Mike shivered. The weather was not cold for the time of year, but he was wet through. He pulled the zip higher on the collar of his fleece - a futile action because the fleece was as sodden as the rest of his clothes. The grass, the mud, his boots and the rock he was leaning against… everything that he could reach in this dreary hole was completely soaked.
Drizzle. It doesn't hurt the body, but it depresses the soul. A continuous watery hiss, which blows upwards, sideways and down. Inescapable. The clinging mist confined Mike's senses as surely as the injury imprisoned his body. He couldn't go anywhere or see anything. His right ankle was fractured. At least, he assumed it must be broken to have produced so much pain. His only comfort was that the creeping coldness numbed the feeling in his leg, dulling the agony. But not the pain in his mind.
How good he had felt, striding across the moor earlier in the day. The burst of early spring sunshine encouraged such optimism that he struck up a song as he walked (after checking that no one was around to hear the performance). Gathering clouds scarcely dented his elation until the drizzle began to fall, dampening a broad, flat rock just enough to make it treacherous when he stepped on it. He tried to get up when he fell, but the grass was slippery and his leg wouldn't co-operate. He looked all around, but saw nothing. He shouted for help, but no-one could hear him. He was in one of Dartmoor's soggy hollows: quite shallow, but deep enough to hide a man who was lying down. And the night was closing in. Other walkers might have spotted him easily in daylight, if they came close enough, but nobody would come here in the dark and in this weather.
Mike didn't bother to wipe the drips that were falling from his chin and his nose. What point was there when everything about him was already saturated? He wondered whether his bald head would be warmer or colder in the damp air than in his woollen hat, but opted to keep wearing the sodden headgear. Wetness ruled, quenching all hope, and his hopelessness was reinforced by the monotonous noise of the swishing rain, which drowned all other sounds. He knew there must be a road nearby, but no traffic noise penetrated the muffling curtain. He thought of his own car, just as lonely as he was, abandoned in a National Trust car park where overnight parking was banned.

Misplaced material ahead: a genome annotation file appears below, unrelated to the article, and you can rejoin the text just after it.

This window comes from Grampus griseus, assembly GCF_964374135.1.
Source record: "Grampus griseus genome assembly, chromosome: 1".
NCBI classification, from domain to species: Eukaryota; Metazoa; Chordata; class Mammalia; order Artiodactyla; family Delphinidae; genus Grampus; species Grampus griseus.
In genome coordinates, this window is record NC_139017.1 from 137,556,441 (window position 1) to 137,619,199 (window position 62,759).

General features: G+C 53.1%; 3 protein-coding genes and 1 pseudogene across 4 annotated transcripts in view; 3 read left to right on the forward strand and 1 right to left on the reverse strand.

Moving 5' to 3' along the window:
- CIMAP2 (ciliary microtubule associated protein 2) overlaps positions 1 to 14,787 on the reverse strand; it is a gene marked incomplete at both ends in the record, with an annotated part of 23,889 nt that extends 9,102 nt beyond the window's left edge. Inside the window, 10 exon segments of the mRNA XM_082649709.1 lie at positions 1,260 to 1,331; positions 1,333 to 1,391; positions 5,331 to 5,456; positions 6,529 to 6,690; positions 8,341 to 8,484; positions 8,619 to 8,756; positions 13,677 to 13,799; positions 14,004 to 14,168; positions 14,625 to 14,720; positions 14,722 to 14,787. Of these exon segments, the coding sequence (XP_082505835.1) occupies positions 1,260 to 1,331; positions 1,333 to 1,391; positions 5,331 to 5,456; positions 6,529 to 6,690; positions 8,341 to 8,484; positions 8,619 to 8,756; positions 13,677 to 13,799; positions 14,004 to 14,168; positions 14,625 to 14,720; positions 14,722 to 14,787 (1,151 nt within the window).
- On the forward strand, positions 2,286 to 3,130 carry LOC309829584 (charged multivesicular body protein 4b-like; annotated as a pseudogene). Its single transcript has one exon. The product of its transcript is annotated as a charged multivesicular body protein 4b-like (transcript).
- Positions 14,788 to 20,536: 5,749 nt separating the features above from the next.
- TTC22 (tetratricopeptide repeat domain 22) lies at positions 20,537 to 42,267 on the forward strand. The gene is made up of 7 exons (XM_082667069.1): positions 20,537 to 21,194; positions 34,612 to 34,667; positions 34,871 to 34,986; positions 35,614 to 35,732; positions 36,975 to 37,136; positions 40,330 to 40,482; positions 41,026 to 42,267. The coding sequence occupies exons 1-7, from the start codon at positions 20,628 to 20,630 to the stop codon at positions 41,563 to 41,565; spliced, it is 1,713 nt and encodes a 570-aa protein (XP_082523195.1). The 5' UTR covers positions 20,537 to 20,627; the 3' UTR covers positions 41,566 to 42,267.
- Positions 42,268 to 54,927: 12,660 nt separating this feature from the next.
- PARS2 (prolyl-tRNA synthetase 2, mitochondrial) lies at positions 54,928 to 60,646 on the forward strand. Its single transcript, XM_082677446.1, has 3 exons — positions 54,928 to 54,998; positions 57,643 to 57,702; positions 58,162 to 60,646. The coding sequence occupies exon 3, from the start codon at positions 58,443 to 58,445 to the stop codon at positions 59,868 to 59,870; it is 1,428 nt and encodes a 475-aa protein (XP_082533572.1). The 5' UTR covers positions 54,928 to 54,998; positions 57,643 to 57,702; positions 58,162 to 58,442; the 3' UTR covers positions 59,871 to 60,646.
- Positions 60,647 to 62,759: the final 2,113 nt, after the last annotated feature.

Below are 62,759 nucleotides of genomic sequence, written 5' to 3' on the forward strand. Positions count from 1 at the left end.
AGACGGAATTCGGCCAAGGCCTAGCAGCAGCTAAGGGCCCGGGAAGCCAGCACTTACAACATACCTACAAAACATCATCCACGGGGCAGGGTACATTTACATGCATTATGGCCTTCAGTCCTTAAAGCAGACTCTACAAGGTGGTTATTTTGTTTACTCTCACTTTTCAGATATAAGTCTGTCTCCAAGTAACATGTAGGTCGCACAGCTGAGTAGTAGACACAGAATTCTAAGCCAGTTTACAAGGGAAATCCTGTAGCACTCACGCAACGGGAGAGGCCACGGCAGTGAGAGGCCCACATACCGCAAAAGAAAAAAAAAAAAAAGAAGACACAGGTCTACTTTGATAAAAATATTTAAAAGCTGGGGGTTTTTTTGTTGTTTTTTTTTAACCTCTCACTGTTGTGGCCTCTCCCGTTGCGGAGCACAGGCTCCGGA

It was the car that alerted the police to his plight. An officer shone his torch at the abandoned vehicle and noted the registration. A number check identified that the car belonged to Mike's employers and a call to the company's traffic office connected them to Bill Johnson. It was lucky that Bill was on duty that night. A fellow walker, Bill had joined Mike on several past outings, and he ventured a guess at the route that his friend might have taken. The clatter of helicopter rotors gradually differentiated themselves from the fussing rainfall and Mike allowed himself a first flickering gleam of hope.
His yellow rucksack reflected the searchlight beam as the chopper homed in on its weary target. Mike marvelled at the skill of the pilot, landing safely on a grassy mound, which was almost impossible to see in the limited visibility. Cheery voices rekindled a smile that had been washed away by the myriad rivulets, which trickled down his neck, his back and his legs. The paramedics splinted Mike's leg, lifted him out of the hole, half carried him across to the helicopter and strapped him into a seat behind the pilot. They fitted him with a helmet, complete with headset and microphone - Mike's first dry clothing for five hours, and a welcome relief from the incessant hiss of the drizzle. In the air, Plymouth's lights, though dimmed by the mist, started to penetrate Mike's psyche and revive his optimism. Dry clothes, warm blankets, hot tea and the ministrations of cheerful nurses set in train a healing process that would have Mike walking again in a couple of months.